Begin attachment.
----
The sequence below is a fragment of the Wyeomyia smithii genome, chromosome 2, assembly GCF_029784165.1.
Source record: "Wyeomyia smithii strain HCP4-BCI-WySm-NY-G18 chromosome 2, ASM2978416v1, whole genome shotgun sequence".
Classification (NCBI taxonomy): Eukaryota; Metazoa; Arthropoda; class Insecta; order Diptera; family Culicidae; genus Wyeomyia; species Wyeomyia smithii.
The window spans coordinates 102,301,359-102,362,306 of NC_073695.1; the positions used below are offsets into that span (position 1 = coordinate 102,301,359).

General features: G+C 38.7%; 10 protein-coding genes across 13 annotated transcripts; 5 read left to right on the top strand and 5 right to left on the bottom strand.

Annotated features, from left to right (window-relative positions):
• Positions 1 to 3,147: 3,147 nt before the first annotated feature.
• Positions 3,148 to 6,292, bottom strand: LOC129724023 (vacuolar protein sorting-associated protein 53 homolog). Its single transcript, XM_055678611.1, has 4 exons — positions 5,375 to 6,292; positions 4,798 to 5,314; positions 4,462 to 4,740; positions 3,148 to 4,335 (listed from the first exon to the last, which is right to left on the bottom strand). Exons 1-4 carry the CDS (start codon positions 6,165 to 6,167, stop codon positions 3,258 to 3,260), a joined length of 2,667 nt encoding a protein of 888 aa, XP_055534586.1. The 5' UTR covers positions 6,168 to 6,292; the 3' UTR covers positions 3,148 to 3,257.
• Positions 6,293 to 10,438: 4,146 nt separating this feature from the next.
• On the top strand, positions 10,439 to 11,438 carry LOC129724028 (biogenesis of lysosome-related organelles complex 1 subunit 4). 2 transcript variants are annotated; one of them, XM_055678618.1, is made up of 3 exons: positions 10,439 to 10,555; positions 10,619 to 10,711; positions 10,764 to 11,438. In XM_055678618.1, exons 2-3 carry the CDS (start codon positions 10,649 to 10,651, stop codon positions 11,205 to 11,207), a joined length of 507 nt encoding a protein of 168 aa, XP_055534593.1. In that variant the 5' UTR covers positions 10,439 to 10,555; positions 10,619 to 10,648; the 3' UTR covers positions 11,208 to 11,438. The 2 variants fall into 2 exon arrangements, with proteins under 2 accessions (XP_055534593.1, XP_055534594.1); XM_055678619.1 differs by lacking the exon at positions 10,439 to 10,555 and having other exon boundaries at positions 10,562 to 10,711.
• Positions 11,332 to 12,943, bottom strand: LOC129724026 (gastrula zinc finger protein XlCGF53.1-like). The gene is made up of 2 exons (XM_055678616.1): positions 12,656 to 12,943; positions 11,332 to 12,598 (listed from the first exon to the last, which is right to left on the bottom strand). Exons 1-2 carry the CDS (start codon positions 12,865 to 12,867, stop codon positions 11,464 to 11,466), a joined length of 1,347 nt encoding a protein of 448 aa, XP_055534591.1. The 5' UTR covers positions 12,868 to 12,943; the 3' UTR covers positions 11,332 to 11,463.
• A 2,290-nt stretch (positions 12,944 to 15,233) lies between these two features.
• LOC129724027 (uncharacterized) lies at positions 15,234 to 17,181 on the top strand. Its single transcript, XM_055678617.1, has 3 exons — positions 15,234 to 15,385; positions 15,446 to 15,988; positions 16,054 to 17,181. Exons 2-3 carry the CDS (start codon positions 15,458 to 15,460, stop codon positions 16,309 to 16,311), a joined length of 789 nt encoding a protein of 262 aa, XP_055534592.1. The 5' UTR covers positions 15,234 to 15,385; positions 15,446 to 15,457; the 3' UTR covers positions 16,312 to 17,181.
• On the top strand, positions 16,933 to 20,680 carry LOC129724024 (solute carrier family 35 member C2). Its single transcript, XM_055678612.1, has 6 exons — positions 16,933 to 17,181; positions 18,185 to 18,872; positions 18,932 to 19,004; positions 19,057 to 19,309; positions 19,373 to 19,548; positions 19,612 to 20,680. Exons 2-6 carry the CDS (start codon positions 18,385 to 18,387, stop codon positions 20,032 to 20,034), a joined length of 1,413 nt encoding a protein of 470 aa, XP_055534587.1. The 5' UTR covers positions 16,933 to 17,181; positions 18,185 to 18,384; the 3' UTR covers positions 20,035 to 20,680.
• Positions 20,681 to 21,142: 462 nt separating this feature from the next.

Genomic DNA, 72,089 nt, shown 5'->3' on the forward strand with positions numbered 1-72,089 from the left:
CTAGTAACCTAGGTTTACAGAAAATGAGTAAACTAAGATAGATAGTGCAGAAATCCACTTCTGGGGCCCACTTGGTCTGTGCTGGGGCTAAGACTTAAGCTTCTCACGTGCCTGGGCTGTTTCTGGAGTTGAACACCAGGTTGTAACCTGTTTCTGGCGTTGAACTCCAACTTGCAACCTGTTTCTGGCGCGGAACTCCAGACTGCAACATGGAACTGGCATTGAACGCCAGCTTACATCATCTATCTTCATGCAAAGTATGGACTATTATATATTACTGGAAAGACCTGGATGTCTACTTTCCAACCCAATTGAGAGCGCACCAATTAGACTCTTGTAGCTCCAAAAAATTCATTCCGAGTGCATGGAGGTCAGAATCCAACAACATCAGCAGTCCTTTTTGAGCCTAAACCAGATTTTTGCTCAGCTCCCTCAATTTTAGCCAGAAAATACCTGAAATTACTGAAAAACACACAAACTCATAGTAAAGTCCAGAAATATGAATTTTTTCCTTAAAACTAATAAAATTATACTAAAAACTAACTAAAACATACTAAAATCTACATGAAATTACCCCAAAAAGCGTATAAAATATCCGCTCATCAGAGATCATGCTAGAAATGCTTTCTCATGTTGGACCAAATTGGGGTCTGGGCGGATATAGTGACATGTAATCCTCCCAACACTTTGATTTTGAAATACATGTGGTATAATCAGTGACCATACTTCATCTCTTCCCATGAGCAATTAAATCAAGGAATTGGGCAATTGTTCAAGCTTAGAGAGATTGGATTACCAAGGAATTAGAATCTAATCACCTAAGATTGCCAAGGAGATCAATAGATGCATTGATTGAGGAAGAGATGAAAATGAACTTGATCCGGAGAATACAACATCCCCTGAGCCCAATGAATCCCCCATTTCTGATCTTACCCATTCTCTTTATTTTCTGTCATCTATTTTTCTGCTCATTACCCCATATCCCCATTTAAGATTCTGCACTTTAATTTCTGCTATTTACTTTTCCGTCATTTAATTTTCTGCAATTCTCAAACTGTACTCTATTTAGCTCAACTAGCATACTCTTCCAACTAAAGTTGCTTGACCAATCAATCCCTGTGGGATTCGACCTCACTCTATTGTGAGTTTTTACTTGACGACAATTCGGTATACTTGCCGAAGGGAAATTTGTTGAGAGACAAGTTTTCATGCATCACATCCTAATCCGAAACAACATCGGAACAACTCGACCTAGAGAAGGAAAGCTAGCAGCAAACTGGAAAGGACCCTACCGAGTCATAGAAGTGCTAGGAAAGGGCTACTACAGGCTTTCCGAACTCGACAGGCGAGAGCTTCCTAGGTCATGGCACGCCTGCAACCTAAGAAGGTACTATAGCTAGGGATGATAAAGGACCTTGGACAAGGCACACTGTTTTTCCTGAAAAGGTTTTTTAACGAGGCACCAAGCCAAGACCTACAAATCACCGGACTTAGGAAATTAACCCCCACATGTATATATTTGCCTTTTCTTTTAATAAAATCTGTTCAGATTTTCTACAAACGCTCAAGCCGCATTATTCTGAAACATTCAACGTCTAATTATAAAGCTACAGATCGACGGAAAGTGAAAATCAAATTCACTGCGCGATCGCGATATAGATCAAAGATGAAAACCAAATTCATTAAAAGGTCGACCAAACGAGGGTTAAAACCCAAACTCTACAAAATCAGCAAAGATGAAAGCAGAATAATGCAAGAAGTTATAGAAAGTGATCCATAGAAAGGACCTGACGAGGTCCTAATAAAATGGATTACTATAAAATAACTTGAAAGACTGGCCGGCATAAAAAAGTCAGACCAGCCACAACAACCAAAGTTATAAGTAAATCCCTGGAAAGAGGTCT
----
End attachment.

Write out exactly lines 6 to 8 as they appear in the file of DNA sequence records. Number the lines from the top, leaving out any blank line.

Annotated features, from left to right (window-relative positions):
• Positions 1 to 3,147: 3,147 nt before the first annotated feature.
• Positions 3,148 to 6,292, bottom strand: LOC129724023 (vacuolar protein sorting-associated protein 53 homolog). Its single transcript, XM_055678611.1, has 4 exons — positions 5,375 to 6,292; positions 4,798 to 5,314; positions 4,462 to 4,740; positions 3,148 to 4,335 (listed from the first exon to the last, which is right to left on the bottom strand). Exons 1-4 carry the CDS (start codon positions 6,165 to 6,167, stop codon positions 3,258 to 3,260), a joined length of 2,667 nt encoding a protein of 888 aa, XP_055534586.1. The 5' UTR covers positions 6,168 to 6,292; the 3' UTR covers positions 3,148 to 3,257.